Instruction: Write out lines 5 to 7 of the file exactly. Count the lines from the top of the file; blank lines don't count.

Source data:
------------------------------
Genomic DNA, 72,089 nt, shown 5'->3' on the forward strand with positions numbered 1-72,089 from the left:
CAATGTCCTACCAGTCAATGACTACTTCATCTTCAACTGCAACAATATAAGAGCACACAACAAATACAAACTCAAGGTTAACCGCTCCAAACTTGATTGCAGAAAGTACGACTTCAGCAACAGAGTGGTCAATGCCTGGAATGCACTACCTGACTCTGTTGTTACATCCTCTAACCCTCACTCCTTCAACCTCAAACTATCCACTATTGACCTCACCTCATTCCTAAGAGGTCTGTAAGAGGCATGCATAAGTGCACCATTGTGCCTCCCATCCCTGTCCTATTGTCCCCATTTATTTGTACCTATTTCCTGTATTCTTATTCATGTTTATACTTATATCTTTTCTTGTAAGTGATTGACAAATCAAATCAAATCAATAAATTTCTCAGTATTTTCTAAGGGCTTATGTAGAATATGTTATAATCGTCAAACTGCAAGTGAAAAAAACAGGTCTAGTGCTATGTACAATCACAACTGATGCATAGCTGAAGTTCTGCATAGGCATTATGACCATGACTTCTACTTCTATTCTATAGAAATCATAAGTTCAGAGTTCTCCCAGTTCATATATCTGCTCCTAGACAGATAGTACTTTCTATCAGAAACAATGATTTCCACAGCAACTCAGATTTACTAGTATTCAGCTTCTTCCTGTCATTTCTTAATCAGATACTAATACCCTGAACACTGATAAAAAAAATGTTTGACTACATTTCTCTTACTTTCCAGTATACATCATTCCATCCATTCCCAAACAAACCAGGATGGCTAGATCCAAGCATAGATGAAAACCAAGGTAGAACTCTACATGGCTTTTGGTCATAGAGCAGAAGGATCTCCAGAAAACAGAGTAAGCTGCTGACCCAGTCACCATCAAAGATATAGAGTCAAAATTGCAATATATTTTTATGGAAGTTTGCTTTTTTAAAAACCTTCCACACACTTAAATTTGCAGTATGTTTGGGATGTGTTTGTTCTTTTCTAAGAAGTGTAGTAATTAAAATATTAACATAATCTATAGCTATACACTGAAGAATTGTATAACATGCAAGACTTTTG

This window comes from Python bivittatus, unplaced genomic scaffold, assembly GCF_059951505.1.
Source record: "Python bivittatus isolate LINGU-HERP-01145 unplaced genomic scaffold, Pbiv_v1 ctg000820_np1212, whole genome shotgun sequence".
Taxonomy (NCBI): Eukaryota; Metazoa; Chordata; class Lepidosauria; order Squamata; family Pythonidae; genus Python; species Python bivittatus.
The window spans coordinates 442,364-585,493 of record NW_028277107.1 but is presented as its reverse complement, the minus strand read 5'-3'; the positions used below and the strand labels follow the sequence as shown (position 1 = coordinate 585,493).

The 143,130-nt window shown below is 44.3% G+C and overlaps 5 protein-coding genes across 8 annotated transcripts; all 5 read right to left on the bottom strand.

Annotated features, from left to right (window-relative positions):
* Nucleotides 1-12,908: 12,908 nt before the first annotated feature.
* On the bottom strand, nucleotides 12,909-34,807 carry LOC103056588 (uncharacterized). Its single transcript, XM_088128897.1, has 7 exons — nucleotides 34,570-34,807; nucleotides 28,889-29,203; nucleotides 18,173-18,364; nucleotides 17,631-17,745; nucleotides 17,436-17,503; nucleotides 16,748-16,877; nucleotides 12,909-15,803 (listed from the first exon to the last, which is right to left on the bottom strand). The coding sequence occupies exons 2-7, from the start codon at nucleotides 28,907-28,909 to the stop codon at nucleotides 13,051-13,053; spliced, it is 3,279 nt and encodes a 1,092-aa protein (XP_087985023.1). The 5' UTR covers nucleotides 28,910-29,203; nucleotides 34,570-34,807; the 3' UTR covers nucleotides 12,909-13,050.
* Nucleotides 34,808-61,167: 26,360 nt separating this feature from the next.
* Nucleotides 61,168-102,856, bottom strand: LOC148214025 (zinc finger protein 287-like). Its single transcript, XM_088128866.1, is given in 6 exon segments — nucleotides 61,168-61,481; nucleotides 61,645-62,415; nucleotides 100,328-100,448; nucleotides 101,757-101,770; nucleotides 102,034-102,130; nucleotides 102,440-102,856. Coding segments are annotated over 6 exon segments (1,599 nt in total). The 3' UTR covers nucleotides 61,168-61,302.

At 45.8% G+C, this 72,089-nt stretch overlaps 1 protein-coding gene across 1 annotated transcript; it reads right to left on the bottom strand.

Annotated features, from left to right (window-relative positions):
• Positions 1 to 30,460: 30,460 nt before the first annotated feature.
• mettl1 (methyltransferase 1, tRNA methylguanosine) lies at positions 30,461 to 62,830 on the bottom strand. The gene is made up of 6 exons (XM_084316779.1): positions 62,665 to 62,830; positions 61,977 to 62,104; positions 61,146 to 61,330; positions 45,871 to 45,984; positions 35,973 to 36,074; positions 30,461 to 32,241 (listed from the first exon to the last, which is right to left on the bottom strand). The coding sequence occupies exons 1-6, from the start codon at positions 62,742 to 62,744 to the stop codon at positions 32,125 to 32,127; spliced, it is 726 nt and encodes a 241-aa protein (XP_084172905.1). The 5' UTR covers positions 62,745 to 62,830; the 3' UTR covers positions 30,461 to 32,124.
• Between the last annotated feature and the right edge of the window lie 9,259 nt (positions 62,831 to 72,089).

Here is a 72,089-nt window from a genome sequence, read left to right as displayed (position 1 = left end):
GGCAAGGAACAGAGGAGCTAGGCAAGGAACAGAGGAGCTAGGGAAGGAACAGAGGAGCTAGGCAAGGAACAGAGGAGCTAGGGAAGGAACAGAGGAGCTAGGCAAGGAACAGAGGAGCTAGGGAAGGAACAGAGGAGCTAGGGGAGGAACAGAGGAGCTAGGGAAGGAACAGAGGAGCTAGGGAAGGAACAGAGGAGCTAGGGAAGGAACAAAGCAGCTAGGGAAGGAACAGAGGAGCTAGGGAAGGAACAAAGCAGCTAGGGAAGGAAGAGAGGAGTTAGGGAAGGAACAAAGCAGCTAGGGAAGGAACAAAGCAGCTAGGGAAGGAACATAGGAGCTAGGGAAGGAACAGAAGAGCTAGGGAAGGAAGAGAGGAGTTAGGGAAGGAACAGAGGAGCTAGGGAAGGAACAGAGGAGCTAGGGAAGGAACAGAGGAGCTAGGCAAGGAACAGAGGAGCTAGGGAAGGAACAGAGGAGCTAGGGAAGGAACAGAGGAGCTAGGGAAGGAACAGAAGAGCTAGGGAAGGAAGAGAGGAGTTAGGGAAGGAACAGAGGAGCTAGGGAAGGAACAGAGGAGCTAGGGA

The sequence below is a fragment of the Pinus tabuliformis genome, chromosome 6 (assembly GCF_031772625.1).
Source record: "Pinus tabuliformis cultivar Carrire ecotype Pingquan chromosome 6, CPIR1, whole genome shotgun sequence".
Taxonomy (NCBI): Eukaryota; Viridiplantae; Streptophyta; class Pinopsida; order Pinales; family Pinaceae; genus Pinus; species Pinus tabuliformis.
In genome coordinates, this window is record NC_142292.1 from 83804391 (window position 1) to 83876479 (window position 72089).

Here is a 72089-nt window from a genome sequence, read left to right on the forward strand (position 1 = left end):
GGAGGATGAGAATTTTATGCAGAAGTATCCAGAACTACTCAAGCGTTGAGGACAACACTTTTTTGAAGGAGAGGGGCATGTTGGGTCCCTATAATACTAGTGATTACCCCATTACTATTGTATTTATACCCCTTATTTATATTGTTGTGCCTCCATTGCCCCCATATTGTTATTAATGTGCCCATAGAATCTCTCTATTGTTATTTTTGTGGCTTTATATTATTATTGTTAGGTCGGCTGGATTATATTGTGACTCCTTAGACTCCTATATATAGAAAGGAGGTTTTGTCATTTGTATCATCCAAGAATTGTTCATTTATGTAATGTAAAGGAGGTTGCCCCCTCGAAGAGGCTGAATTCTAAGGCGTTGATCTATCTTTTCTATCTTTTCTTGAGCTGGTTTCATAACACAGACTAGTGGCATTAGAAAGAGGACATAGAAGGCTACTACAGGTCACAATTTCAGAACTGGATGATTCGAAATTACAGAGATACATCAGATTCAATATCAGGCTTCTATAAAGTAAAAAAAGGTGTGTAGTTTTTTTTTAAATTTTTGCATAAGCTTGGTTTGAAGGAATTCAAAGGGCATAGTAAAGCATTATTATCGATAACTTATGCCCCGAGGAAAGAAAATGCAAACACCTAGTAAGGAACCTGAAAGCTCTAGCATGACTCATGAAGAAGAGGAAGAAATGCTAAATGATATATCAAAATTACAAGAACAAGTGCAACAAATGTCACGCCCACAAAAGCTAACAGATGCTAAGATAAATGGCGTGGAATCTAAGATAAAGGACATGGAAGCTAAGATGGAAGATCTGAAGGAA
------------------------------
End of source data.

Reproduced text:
Taxonomy (NCBI): Eukaryota; Metazoa; Chordata; class Lepidosauria; order Squamata; family Pythonidae; genus Python; species Python bivittatus.
The window spans coordinates 442,364-585,493 of record NW_028277107.1 but is presented as its reverse complement, the minus strand read 5'-3'; the positions used below and the strand labels follow the sequence as shown (position 1 = coordinate 585,493).

The 143,130-nt window shown below is 44.3% G+C and overlaps 5 protein-coding genes across 8 annotated transcripts; all 5 read right to left on the bottom strand.